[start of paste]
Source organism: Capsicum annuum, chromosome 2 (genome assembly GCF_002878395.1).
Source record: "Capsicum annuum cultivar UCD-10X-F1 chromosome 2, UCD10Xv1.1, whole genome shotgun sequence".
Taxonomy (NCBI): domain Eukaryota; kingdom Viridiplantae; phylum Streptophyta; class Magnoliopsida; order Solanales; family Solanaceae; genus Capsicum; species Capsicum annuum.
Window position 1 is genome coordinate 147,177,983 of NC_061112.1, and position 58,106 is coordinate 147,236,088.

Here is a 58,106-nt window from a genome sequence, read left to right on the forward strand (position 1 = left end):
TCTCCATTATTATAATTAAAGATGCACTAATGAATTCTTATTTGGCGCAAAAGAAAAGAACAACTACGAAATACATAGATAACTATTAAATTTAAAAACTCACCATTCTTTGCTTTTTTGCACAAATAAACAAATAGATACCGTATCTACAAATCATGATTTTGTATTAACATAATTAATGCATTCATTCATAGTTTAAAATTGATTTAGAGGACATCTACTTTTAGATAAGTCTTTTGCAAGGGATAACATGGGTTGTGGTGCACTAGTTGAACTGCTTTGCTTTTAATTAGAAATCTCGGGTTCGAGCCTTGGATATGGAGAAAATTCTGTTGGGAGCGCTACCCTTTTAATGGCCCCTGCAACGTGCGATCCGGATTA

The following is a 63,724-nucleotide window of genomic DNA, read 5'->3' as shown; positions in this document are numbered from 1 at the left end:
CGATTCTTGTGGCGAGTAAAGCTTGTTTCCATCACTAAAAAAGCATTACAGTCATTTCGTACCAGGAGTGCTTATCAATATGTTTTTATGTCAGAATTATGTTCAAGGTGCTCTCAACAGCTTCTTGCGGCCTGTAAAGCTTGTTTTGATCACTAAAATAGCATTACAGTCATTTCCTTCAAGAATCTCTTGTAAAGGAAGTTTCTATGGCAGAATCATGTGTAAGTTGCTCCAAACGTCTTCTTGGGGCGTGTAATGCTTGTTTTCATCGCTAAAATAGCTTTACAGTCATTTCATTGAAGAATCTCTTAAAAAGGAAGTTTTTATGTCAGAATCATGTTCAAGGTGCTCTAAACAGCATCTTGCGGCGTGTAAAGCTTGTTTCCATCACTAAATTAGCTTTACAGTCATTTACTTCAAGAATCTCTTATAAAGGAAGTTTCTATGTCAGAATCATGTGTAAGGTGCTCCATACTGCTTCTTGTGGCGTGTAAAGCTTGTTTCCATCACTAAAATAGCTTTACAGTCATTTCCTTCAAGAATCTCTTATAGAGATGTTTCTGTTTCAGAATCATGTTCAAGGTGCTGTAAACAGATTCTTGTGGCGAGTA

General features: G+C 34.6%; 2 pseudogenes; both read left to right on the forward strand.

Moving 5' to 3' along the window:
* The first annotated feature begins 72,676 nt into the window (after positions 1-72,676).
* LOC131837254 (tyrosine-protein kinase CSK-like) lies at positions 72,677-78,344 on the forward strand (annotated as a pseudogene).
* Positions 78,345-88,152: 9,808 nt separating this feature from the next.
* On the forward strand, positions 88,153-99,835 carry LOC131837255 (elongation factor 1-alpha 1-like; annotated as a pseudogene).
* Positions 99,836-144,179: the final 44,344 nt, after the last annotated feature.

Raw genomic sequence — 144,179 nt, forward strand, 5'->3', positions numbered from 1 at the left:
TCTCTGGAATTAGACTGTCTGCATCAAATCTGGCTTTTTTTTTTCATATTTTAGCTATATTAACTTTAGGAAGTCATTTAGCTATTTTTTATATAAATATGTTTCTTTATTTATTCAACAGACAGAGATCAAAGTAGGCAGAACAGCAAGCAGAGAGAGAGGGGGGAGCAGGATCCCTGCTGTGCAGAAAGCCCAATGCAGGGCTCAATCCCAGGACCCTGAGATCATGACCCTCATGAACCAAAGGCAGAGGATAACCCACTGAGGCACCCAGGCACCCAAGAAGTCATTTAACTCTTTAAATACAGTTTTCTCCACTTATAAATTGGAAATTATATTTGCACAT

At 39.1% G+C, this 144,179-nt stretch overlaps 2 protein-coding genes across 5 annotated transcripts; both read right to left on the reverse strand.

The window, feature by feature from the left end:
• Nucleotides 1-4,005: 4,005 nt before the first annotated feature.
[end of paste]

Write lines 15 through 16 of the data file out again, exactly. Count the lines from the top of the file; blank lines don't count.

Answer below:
* Positions 99,836-144,179: the final 44,344 nt, after the last annotated feature.

Raw genomic sequence — 144,179 nt, forward strand, 5'->3', positions numbered from 1 at the left: